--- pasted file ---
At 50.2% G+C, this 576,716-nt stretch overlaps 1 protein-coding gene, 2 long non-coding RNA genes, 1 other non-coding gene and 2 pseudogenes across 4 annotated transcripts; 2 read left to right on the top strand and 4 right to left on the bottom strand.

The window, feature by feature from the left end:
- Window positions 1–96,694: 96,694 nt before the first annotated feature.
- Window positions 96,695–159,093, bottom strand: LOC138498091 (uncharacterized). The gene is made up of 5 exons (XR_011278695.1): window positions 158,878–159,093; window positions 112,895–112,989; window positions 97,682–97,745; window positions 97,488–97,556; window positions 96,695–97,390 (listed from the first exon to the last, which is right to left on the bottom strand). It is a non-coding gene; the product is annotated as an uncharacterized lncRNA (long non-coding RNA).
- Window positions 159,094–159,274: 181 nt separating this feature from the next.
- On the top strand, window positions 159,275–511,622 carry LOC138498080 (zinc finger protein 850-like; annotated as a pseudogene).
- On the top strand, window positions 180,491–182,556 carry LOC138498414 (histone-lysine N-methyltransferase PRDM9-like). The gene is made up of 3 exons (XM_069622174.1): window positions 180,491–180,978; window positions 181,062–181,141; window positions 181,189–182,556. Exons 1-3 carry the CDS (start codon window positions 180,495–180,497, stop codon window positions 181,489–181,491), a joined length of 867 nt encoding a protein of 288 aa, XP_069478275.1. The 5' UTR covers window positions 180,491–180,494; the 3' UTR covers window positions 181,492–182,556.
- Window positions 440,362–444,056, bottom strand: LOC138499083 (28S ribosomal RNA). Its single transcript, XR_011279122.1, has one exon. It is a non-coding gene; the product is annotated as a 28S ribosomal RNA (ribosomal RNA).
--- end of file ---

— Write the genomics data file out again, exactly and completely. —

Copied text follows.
At 50.2% G+C, this 576,716-nt stretch overlaps 1 protein-coding gene, 2 long non-coding RNA genes, 1 other non-coding gene and 2 pseudogenes across 4 annotated transcripts; 2 read left to right on the top strand and 4 right to left on the bottom strand.

The window, feature by feature from the left end:
- Window positions 1–96,694: 96,694 nt before the first annotated feature.
- Window positions 96,695–159,093, bottom strand: LOC138498091 (uncharacterized). The gene is made up of 5 exons (XR_011278695.1): window positions 158,878–159,093; window positions 112,895–112,989; window positions 97,682–97,745; window positions 97,488–97,556; window positions 96,695–97,390 (listed from the first exon to the last, which is right to left on the bottom strand). It is a non-coding gene; the product is annotated as an uncharacterized lncRNA (long non-coding RNA).
- Window positions 159,094–159,274: 181 nt separating this feature from the next.
- On the top strand, window positions 159,275–511,622 carry LOC138498080 (zinc finger protein 850-like; annotated as a pseudogene).
- On the top strand, window positions 180,491–182,556 carry LOC138498414 (histone-lysine N-methyltransferase PRDM9-like). The gene is made up of 3 exons (XM_069622174.1): window positions 180,491–180,978; window positions 181,062–181,141; window positions 181,189–182,556. Exons 1-3 carry the CDS (start codon window positions 180,495–180,497, stop codon window positions 181,489–181,491), a joined length of 867 nt encoding a protein of 288 aa, XP_069478275.1. The 5' UTR covers window positions 180,491–180,494; the 3' UTR covers window positions 181,492–182,556.
- Window positions 440,362–444,056, bottom strand: LOC138499083 (28S ribosomal RNA). Its single transcript, XR_011279122.1, has one exon. It is a non-coding gene; the product is annotated as a 28S ribosomal RNA (ribosomal RNA).